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Old Oct 16, 2003, 7:04 AM   #1
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Default CF storage delays: is this normal?

I have recently bought a Nikon Coolpix 2100.
It came with a dinky 8mb CF card. Useful for 640x480 pics I only need to show up in a webpage (it holds about 80 of them, despite the camera saying 72), but not for much else.
When I bought the camera, I shelled out for an additional 256MB CF. I first wanted to get a 128, but then I thought what the hell, and got the 256 one instead.
The card has "High speed" printed over it in large red letters, yet its speed seems to be a lot worse than that of the tiny 8mb one.
With the 8mb in, the camera powers up and goes into picture mode almost instantly. Snapping a picture and having it recorded takes about a second, with no need to use the buffer at all.
On the other hand, on the 256 card the camera takes about 4 to 5 seconds to initialize, and a bit less to store an image in the card. Deleting them is also slower, though reviewing them thankfully isn't.
Is this behavior normal? Does the camera access the card so slowly because of its larger size, or because it isn't "high speed" at all?
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Old Oct 16, 2003, 7:16 AM   #2
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Yours is a question that is difficult to give a simple answer to. First the speed on a card means nothing if the camera processor cannot use it. My car has tires rated to 150Mph, but my engine won't push it that fast! Cards have different format structures depending on their size.

The camera identifies each card size and says OK this is a big card, it's probably going to store a lot of filenames so I need to read more of the card memory at the start (even if you only have a couple of pics stored on it). I'll bet if you put in a 16Mb card you wouldn't see much difference to the 8Mb. I think there is a format change jumping from 128 to 256. So 2X128 might have been faster than 1&256.

A lot has to do with the cards pre-formatted cluster sizes. You can reformat cards to smaller cluster sizes, search for info here, but this is not Newbie stuff. With a bigger card you may notice less speed differences if your camera is set for saving the highest quality largest files than say low quality to get many more shots. VOX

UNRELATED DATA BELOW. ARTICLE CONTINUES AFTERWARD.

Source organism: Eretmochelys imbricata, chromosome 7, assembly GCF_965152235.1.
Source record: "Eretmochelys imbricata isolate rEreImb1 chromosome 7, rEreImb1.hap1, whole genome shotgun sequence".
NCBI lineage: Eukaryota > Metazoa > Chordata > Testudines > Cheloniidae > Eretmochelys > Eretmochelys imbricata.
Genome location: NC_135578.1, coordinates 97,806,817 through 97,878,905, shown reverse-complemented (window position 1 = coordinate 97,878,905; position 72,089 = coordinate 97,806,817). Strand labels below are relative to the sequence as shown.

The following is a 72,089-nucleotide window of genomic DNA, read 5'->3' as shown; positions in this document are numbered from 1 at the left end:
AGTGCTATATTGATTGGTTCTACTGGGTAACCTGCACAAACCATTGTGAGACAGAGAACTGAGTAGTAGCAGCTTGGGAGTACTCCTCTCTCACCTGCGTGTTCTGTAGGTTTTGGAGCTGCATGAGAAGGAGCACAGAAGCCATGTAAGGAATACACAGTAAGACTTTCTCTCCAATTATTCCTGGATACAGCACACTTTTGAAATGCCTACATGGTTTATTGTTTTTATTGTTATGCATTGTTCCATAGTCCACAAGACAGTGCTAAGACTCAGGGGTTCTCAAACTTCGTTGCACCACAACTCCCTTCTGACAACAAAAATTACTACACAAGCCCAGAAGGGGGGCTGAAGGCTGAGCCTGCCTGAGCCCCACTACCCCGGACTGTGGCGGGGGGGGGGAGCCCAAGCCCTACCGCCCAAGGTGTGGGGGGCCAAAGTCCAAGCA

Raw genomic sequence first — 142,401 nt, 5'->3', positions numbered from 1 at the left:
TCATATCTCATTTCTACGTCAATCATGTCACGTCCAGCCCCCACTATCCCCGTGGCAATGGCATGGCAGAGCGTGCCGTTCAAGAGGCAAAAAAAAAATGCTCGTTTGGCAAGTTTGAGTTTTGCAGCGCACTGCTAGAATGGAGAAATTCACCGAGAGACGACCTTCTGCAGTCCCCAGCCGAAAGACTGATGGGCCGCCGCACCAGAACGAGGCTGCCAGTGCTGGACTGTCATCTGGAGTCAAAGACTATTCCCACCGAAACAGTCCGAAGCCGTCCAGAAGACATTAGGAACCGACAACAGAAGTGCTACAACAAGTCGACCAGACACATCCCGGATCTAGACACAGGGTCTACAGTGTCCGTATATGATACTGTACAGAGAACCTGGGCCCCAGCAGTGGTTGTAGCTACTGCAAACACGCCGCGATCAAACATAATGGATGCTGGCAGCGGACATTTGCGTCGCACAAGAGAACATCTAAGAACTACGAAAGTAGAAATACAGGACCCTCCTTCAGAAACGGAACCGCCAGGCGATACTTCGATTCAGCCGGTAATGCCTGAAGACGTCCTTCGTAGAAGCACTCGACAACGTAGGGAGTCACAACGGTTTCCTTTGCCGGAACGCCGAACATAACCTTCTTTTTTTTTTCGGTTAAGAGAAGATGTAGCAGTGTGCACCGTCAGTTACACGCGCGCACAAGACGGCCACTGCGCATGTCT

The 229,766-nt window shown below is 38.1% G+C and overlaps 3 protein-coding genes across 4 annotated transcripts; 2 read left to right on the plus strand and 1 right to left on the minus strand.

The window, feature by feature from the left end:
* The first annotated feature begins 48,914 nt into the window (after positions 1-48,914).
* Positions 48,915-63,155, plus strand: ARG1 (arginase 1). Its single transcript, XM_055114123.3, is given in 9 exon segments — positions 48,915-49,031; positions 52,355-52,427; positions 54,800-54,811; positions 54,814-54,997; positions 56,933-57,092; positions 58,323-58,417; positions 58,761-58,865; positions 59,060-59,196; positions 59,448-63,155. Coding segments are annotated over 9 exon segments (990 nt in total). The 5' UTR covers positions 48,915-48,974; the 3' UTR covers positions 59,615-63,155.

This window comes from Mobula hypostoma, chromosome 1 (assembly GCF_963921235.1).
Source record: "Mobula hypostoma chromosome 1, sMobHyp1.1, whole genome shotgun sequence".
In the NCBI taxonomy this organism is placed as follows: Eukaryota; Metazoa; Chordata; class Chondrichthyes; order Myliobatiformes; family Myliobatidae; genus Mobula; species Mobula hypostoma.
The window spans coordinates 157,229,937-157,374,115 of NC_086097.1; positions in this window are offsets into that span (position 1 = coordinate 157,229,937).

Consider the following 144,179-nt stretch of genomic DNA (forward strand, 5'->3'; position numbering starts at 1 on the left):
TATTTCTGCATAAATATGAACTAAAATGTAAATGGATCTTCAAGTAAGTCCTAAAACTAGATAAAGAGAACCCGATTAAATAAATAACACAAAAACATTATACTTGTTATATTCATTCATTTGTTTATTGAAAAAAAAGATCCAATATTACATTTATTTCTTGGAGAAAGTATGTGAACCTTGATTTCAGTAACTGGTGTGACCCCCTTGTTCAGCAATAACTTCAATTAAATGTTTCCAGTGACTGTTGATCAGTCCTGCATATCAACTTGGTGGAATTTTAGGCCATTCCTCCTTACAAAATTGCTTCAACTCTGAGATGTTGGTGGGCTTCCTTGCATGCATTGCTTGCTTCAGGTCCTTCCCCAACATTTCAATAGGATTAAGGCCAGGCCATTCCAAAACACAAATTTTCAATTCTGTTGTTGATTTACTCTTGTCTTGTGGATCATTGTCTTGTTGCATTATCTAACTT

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Old Oct 16, 2003, 9:21 AM   #3
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Could you tell us exactly which 256MB card you got? Brand and model?

I'll also point out that "high speed" is a marketing term. It really means nothing. I could put "high speed" on my car, but a F-1 car will still blow the doors off it.

Personally, I wouldn't have expected that much slowdown during startup. I've never used the CP2100, so I can't say from experience. Just seems a little odd.

Eric
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Old Oct 18, 2003, 10:52 AM   #4
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Ah, dammit... I knew I should have bought 2 128 mb cards, I would have spent the same money...
I'll look into this cluster thing. I'm not exactly a computer newbie... Thank you

Quote:
Originally Posted by eric s
Could you tell us exactly which 256MB card you got? Brand and model?
Dikom CompactFlash 256. It's all I can read on it and/or the sheet of paper in the box.
It's got a small blue square with a white "PQI" printed in it.

Quote:
I'll also point out that "high speed" is a marketing term. It really means nothing. I could put "high speed" on my car, but a F-1 car will still blow the doors off it
I know... It was meant to be ironic

Quote:
Personally, I wouldn't have expected that much slowdown during startup. I've never used the CP2100, so I can't say from experience. Just seems a little odd
This isn't a big problem... It's not like it takes forever to start up, I can take burst pictures with the high speed mode, and the camera seems to have a pretty large buffer.
It's just that that big a difference between the two cards got me puzzled.
Thank you all
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Old Oct 18, 2003, 9:35 PM   #5
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Unfortunately, I haven't seen a Dikom CF card, so I can't comment on the brand. I was hoping it was one I might recognise.

I would more lean towards the card just being a slow card than it being cluster size. It could be, but since this card seem to have no speed rating on it (usually listed as an "x" factor, like 8x or 12x....)

Eric
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Old Oct 18, 2003, 9:57 PM   #6
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the 2100 is not known for its blazing speed in the data transfer catagory. you have to look at it from a point of view of economy. the price point of the camera vs performance. the term high speed is relative to the cameras capability to do the transfer at a relative high speed to the card. in short the card may be able to take a higher speed data transfer then the camera is capable of giving.

now being that Dikom is an unknown name in these parts and possibly elsewhere too there is a good possibility there is a major issue with that card. suggestion- return it and buy only known manufacturers such as delkin, lexar, sandisk. these are primary manufacturers that back their products with performance relative to price (some have multiple levels of performance and pricing tiers)and warranties to back up their quality. with regret there are lots of lesser products out there that will leave you less the satisfied.
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